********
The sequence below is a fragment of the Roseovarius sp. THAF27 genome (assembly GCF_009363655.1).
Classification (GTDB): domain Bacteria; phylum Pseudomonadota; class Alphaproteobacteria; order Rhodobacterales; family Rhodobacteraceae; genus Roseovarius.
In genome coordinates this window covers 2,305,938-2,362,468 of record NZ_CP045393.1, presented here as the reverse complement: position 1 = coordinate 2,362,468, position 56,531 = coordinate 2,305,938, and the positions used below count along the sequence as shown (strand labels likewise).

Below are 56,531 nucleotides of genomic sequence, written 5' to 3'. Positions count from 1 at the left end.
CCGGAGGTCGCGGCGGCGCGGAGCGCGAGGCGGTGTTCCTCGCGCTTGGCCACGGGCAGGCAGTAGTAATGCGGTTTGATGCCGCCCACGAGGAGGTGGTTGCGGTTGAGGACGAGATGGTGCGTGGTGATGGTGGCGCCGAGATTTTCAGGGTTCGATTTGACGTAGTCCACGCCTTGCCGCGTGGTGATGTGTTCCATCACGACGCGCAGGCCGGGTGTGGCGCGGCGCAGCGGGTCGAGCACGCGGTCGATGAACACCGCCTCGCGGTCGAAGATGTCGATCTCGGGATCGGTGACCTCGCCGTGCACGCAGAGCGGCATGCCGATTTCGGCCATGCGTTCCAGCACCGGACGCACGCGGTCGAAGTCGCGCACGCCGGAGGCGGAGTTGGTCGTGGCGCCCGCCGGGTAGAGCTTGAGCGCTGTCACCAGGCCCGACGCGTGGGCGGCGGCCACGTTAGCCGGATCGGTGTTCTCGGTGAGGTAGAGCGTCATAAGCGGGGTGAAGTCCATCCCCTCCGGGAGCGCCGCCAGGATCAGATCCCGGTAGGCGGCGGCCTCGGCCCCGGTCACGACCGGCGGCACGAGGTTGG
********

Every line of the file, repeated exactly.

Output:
The sequence below is a fragment of the Roseovarius sp. THAF27 genome (assembly GCF_009363655.1).
Classification (GTDB): domain Bacteria; phylum Pseudomonadota; class Alphaproteobacteria; order Rhodobacterales; family Rhodobacteraceae; genus Roseovarius.
In genome coordinates this window covers 2,305,938-2,362,468 of record NZ_CP045393.1, presented here as the reverse complement: position 1 = coordinate 2,362,468, position 56,531 = coordinate 2,305,938, and the positions used below count along the sequence as shown (strand labels likewise).

Below are 56,531 nucleotides of genomic sequence, written 5' to 3'. Positions count from 1 at the left end.
CCGGAGGTCGCGGCGGCGCGGAGCGCGAGGCGGTGTTCCTCGCGCTTGGCCACGGGCAGGCAGTAGTAATGCGGTTTGATGCCGCCCACGAGGAGGTGGTTGCGGTTGAGGACGAGATGGTGCGTGGTGATGGTGGCGCCGAGATTTTCAGGGTTCGATTTGACGTAGTCCACGCCTTGCCGCGTGGTGATGTGTTCCATCACGACGCGCAGGCCGGGTGTGGCGCGGCGCAGCGGGTCGAGCACGCGGTCGATGAACACCGCCTCGCGGTCGAAGATGTCGATCTCGGGATCGGTGACCTCGCCGTGCACGCAGAGCGGCATGCCGATTTCGGCCATGCGTTCCAGCACCGGACGCACGCGGTCGAAGTCGCGCACGCCGGAGGCGGAGTTGGTCGTGGCGCCCGCCGGGTAGAGCTTGAGCGCTGTCACCAGGCCCGACGCGTGGGCGGCGGCCACGTTAGCCGGATCGGTGTTCTCGGTGAGGTAGAGCGTCATAAGCGGGGTGAAGTCCATCCCCTCCGGGAGCGCCGCCAGGATCAGATCCCGGTAGGCGGCGGCCTCGGCCCCGGTCACGACCGGCGGCACGAGGTTGG